The French archaeologist Patrice Méniel has demonstrated, based on examination of animal bones from many archaeological sites, a lack of hippophagy (horse eating) in ritual centres and burial sites in Gaul, although there is some evidence for hippophagy from earlier settlement sites in the same region (Méniel 1992 pp.38-45, 77-78, 131-143).
Tacitus (Germania) mentions the use of white horses for divination by the Germanic tribes:
Horse oracles are also attested in later times (see Arkona reference below).
There is some reason to believe that Poseidon, like other water gods, was originally conceived under the form of a horse. In Greek art, Poseidon rides a chariot that was pulled by a hippocampus or by horses that could ride on the sea, and sailors sometimes drowned horses as a sacrifice to Poseidon to ensure a safe voyage.
In the cave of Phigalia Demeter was, according to popular tradition, represented with the head and mane of a horse, possibly a relic of the time when a non-specialized corn-spirit bore this form. Her priests were called Poloi (Greek for "colts") in Laconia.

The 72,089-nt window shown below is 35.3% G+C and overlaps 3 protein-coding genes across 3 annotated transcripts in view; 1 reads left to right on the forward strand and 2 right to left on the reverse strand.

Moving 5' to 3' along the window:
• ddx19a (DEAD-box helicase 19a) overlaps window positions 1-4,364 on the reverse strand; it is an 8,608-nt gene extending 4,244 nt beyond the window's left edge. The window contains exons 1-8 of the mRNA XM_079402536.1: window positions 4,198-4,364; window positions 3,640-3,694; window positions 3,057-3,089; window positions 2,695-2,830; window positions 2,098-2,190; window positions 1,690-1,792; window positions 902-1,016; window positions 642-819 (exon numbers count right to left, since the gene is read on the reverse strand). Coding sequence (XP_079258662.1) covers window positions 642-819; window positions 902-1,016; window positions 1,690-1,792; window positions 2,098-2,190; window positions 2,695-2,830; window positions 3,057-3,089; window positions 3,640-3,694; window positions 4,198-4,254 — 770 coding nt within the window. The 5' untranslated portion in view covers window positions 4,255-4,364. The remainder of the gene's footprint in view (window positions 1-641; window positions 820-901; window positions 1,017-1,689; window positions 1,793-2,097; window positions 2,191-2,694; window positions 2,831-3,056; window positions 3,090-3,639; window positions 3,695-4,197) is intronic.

This seems relater to the archaic myth by which Poseidon once pursued Demeter; She spurned his advances, turning herself into a mare so that she could hide in a herd of horses; he saw through the deception and became a stallion and captured her. Their child was a horse, Arion, which was capable of human speech.
The Welsh legend of Rhiannon and the Irish legend of Macha, although first recorded in Christian times, may indicate memories of horse worship. The white horse of Rhiannon is another example of cultic use of white horses, which seems to be an Indo-European phenomenon (Hyland p.6).
The temple fortress of Arkona, at Cape Arkona on the German island of Rügen, was the religious centre of the Slavic Rani in the Early Middle Ages. The temple, dedicated to the deity Svantevit, housed an important horse oracle in Slavic times, where the behaviour of a white stallion could decide peace or war - recalling the above account by Tacitus.